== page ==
Top 10 Australia factsAustralia quiz
What was the reason to build Canberra for Australian capital, rather than selecting one of the existing large cities?
Dispute between Sydney and Melbourne. Debates over Federation in the late 19th century were dominated by a long dispute over whether Sydney or Melbourne should be the national capital. A compromise was reached: the new capital would be built in New South Wales, at least 100 miles (160 km) from Sydney.
Which mammal is venomous and dangerous to humans?
Platypus. The venom produced in the crural glands of the male platypus is not lethal to humans. However, it produces excruciating pain which does not respond even to morphine; sometimes the pain develops into a long-lasting hyperalgesia that can persist for months. Some biologists suggest that the venom may work directly on the brain's pain receptors. Other venomous mammals are small insectivores and vampire bats, which produce toxic saliva.
Where was this photo of a ski resort taken?
In Australia. Australia has several well developed downhill ski resorts in the high country of the states of New South Wales, Victoria and Tasmania. Canberra is situated around two hours from the New South Wales ski-fields, while Melbourne is just 120 km from Mount Baw Baw.
When were dingos introduced to Australia?
3500 years ago. Dingos were introduced to Australia from Southern Asia with one of the waves of human settlement thousands of years ago, when dogs were still relatively undomesticated and closer to their wild Asian gray wolf parent species. They developed features and instincts that distinguish them from all other canines.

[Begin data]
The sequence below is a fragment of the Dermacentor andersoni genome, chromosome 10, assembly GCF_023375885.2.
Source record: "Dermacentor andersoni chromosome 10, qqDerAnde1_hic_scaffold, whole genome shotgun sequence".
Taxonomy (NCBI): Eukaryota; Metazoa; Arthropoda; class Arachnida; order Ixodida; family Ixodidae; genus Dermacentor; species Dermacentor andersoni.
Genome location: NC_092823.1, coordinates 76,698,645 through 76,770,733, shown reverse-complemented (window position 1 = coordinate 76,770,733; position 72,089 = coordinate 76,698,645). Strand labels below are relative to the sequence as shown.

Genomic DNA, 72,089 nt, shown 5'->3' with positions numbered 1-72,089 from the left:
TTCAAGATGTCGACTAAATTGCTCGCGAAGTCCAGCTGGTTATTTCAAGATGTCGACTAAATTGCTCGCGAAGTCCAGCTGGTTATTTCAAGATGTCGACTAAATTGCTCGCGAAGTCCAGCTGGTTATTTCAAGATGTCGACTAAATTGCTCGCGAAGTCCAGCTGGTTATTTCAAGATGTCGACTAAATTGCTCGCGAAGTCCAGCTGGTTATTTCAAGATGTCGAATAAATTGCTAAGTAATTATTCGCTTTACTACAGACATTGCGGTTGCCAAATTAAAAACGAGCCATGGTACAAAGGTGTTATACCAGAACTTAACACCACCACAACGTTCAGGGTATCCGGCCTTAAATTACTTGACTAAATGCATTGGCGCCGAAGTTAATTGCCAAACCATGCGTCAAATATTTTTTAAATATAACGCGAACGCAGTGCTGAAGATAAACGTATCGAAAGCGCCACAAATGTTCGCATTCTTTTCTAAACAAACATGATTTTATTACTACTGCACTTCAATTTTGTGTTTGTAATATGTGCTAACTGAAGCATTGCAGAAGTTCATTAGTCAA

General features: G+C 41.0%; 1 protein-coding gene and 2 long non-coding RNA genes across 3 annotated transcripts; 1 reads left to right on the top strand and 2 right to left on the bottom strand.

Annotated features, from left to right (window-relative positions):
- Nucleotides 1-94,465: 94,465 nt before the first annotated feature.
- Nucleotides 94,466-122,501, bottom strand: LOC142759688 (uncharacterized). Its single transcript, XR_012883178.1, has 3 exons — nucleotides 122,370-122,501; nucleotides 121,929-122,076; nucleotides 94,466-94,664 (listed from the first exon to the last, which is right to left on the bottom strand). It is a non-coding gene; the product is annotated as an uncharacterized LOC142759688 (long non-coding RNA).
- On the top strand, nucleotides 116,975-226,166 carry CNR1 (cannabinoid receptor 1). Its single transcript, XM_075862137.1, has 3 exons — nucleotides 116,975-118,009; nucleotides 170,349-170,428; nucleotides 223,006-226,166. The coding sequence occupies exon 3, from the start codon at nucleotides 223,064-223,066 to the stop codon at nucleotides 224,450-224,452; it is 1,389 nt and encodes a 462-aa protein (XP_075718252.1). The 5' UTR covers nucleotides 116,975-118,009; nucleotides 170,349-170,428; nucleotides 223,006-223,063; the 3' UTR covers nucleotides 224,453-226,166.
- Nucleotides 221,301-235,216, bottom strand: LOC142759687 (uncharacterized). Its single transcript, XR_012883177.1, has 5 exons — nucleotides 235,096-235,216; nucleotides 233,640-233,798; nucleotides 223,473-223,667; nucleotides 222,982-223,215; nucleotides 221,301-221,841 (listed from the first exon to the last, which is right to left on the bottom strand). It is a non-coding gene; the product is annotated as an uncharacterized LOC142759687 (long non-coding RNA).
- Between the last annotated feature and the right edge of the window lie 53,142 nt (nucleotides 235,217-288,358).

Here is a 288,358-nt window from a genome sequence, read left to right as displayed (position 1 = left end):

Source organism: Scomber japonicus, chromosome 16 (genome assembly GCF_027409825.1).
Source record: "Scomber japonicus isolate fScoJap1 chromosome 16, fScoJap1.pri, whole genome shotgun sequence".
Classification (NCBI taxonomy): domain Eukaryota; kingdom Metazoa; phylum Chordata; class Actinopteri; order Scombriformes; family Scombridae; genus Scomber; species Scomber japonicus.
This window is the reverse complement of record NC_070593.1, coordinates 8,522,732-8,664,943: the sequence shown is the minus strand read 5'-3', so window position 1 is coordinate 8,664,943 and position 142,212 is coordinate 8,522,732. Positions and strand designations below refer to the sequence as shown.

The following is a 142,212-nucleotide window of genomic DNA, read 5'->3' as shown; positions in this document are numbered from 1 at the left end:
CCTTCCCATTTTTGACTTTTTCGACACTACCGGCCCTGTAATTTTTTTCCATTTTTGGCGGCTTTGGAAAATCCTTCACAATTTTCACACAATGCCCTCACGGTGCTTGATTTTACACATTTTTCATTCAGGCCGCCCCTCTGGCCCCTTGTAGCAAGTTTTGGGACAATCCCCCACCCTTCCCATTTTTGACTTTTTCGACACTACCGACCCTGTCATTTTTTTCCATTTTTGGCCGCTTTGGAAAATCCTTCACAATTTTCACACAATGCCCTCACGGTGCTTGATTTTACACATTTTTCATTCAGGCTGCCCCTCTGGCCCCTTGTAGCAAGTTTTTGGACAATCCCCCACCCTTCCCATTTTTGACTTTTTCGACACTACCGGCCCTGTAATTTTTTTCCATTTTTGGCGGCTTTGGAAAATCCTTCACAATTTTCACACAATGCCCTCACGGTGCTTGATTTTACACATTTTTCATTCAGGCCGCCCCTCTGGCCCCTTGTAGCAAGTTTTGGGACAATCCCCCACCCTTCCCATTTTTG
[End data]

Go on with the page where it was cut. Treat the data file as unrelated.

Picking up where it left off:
Which Australian state capital is named after a German-born royal?
Adelaide, the capital city of South Australia, is named after Adelaide of Saxe-Meiningen. Adelaide was the daughter of George I, Duke of Saxe-Meiningen, and Luise Eleonore of Hohenlohe-Langenburg.
Which hockey players achieved the highest victory in history; 58:0?
Australia previously held the distinction of holding a world record for most goals and highest winning margin in a IIHF World Championship game; they defeated New Zealand by a score of 58–0 in 1987, breaking the record held by Canada (47 goals against Denmark) since 1949. However this was surpassed in 2008 by the Slovakian women's team (82 goals against Bulgaria).
In 2012, NASA published famous 'Black Marble' night lights images. What are the lights in the uninhabited regions of western Australia caused by?
Wildfires. These images were assembled from data acquired over nine days in April 2012 and 13 days in October 2012. This means fires and other lighting (such as ships) could have been detected on any one day and integrated into the composite picture, despite being temporary phenomena - giving the appearance of a massive blaze.
Who was the first European navigator to reach Australia?
Willem Janszoon. Janszoon reached the Gulf of Carpentaira (north of Australia) and made a landfall in 1606. However, he found the land swampy and the people inhospitable. He called the land he had discovered “Nieu Zeland” after the Dutch province of Zeeland, but the name was not adopted and was later used by Abel Tasman for New Zealand.
Which country attacked Sydney Harbour with miniature submarines during World War II?
Japan. On the night of 31 May – 1 June, three Japanese Ko-hyoteki-class midget submarines, each with a two-member crew, entered Sydney Harbour, and attempted to sink Allied warships, ultimately killing 21 sailors.
Where is the world's longest fence located?
In Australia. The Dingo Fence in Australia is the longest fence and one of the longest structures in the world. It stretches over 5600 kilometres across two southeastern Australian states, Queensland and South Australia. The fence was made to keep Dingos out of southeast Australia and particularly to protect the sheep of southern Queensland.